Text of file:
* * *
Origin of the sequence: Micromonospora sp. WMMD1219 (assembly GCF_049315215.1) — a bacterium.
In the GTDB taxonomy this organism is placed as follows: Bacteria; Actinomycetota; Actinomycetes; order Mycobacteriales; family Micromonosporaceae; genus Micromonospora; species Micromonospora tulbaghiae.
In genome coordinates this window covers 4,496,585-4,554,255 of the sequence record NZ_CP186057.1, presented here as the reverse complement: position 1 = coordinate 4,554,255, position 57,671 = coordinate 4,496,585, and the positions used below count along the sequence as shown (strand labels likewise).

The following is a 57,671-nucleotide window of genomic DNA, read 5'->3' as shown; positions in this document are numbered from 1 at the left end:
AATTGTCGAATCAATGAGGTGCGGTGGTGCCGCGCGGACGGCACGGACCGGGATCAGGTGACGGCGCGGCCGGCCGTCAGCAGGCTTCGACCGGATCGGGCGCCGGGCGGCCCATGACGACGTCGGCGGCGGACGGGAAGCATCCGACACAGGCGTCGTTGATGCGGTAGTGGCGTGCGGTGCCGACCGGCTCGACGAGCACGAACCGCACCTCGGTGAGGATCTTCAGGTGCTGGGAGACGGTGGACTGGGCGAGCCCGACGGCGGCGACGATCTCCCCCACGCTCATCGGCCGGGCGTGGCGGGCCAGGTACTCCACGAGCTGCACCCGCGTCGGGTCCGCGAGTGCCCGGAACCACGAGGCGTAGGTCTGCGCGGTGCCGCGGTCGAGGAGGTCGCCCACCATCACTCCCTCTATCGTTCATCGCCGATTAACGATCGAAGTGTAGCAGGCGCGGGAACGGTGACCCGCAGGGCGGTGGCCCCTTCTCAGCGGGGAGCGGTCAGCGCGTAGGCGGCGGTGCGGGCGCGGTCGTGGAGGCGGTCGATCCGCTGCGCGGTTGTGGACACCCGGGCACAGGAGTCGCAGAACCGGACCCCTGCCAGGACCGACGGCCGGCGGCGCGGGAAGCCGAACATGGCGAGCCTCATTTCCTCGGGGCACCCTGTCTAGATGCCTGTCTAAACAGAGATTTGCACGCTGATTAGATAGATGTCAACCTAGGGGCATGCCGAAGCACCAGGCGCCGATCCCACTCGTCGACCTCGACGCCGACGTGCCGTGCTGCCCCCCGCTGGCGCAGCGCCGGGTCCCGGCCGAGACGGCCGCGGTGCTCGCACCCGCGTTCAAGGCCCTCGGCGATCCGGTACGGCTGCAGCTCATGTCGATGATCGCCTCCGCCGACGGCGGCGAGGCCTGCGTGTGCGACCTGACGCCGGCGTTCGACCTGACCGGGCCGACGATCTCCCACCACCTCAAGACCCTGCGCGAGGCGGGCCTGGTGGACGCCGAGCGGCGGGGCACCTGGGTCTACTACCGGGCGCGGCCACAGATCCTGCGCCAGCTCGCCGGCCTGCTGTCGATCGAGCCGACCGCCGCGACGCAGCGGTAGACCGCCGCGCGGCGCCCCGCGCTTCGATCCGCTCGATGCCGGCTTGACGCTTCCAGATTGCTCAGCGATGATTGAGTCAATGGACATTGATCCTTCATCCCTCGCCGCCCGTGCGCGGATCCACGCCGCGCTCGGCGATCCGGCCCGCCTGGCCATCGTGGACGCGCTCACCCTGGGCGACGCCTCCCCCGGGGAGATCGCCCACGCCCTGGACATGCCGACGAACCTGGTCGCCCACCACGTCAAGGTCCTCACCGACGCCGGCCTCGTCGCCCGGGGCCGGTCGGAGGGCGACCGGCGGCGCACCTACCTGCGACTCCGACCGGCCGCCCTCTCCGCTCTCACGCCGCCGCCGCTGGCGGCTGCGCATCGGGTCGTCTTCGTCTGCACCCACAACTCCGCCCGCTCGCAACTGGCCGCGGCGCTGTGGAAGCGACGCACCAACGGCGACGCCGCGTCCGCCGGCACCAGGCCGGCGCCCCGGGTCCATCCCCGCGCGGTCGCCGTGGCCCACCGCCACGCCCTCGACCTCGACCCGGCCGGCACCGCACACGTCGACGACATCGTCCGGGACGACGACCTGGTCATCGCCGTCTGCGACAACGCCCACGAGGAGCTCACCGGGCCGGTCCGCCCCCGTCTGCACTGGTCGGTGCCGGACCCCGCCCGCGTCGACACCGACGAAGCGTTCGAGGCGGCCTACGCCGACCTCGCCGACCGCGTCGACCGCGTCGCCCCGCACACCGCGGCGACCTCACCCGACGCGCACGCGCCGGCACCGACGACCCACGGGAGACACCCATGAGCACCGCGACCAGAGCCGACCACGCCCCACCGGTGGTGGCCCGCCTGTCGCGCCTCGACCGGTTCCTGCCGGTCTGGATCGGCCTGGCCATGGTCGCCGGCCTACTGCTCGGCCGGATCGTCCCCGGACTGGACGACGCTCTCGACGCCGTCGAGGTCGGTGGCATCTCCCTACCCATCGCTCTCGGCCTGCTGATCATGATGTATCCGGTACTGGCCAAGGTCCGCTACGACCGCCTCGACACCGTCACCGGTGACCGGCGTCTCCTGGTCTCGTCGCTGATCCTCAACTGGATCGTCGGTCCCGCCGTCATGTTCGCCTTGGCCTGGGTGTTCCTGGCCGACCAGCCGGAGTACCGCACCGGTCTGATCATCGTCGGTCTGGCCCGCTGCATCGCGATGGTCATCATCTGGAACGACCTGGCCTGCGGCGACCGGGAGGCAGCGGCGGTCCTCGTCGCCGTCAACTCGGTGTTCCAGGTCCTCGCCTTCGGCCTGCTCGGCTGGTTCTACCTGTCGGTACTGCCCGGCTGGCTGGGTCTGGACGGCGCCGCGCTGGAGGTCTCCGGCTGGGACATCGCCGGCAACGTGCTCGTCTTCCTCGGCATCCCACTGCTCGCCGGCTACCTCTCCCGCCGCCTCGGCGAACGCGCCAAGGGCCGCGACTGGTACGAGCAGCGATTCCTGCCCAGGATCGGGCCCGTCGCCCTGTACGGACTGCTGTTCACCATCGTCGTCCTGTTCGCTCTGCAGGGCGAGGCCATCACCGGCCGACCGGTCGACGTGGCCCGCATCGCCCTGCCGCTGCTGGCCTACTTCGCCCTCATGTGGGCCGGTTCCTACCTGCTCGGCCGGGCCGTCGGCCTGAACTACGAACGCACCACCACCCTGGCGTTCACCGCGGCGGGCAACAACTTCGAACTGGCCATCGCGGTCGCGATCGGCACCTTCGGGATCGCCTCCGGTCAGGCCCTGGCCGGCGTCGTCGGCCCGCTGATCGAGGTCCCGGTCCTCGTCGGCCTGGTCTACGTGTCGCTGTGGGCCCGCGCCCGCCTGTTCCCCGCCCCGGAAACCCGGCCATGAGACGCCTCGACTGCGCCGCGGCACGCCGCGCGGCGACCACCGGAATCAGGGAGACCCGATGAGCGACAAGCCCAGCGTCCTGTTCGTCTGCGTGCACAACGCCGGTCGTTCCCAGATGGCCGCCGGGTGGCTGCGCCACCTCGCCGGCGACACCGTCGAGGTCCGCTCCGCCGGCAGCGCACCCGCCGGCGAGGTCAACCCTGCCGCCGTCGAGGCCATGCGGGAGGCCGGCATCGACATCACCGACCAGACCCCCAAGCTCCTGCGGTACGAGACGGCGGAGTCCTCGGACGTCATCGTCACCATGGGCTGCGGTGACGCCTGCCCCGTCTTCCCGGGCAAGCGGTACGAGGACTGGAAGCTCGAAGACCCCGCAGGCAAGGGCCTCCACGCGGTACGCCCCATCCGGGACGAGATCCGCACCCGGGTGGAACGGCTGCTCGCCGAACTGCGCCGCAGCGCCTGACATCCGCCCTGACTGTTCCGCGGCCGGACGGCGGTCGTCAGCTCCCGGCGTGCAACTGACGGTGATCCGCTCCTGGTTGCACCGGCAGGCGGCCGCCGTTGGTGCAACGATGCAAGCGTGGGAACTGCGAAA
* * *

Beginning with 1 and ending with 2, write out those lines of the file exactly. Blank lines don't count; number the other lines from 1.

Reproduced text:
Origin of the sequence: Micromonospora sp. WMMD1219 (assembly GCF_049315215.1) — a bacterium.
In the GTDB taxonomy this organism is placed as follows: Bacteria; Actinomycetota; Actinomycetes; order Mycobacteriales; family Micromonosporaceae; genus Micromonospora; species Micromonospora tulbaghiae.